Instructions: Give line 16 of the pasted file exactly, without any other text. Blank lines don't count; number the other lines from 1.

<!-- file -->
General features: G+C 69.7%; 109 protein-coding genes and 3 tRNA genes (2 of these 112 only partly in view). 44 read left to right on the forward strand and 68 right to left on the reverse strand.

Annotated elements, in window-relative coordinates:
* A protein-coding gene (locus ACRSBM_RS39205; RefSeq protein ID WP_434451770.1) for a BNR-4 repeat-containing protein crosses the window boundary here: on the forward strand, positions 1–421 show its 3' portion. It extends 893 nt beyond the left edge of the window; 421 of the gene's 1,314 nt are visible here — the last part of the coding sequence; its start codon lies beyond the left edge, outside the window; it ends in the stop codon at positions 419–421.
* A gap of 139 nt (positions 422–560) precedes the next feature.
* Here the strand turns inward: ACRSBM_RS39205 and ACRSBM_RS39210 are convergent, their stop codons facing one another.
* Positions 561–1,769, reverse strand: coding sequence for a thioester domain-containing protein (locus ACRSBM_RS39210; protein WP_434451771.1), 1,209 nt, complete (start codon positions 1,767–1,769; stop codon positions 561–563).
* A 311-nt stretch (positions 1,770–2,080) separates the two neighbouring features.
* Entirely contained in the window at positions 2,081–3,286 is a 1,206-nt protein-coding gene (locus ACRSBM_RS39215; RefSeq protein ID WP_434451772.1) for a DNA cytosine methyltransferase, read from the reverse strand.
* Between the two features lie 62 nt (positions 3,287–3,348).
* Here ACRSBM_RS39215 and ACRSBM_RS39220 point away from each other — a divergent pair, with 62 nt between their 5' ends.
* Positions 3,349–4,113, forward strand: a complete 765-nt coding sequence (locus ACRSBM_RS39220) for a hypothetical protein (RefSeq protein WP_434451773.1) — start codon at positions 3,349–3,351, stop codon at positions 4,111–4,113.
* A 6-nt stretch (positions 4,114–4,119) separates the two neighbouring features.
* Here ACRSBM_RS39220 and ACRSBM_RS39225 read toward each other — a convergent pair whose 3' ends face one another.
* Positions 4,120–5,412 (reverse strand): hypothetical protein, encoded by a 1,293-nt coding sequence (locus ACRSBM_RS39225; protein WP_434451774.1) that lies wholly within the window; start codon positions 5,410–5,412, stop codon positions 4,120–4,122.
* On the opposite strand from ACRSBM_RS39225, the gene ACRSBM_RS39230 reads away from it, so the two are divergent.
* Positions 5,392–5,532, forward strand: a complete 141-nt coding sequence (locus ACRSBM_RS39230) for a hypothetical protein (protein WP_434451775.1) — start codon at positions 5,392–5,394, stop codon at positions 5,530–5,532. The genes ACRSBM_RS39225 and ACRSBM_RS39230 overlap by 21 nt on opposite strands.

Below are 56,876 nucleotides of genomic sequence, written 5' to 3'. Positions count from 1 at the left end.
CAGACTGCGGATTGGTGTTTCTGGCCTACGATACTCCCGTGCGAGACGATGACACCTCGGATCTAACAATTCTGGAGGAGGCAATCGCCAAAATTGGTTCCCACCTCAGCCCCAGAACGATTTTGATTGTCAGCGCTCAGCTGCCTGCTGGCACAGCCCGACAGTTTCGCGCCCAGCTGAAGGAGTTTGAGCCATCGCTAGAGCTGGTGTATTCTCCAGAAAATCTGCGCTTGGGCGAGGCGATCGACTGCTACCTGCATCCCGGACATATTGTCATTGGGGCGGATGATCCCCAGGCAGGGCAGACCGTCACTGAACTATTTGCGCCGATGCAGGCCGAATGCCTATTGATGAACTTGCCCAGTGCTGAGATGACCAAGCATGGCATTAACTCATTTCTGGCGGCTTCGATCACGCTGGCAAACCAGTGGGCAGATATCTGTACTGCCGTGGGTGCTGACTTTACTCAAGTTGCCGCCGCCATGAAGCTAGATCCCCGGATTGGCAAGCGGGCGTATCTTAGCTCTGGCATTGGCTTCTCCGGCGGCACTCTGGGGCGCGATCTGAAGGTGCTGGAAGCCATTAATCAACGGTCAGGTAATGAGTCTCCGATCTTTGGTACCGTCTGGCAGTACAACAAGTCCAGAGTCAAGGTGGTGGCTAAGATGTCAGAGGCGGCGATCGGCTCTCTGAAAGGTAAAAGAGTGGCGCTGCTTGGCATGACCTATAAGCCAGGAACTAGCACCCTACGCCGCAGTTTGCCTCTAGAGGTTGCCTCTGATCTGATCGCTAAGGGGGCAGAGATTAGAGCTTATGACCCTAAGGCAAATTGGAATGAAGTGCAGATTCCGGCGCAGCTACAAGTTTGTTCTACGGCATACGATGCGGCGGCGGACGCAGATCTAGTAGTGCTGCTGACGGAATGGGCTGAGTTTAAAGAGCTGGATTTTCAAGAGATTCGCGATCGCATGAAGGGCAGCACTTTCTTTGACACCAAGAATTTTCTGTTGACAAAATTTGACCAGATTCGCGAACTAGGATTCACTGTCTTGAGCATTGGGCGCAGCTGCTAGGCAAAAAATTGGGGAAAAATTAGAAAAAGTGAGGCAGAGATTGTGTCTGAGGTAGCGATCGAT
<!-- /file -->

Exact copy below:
* Positions 5,392–5,532, forward strand: a complete 141-nt coding sequence (locus ACRSBM_RS39230) for a hypothetical protein (protein WP_434451775.1) — start codon at positions 5,392–5,394, stop codon at positions 5,530–5,532. The genes ACRSBM_RS39225 and ACRSBM_RS39230 overlap by 21 nt on opposite strands.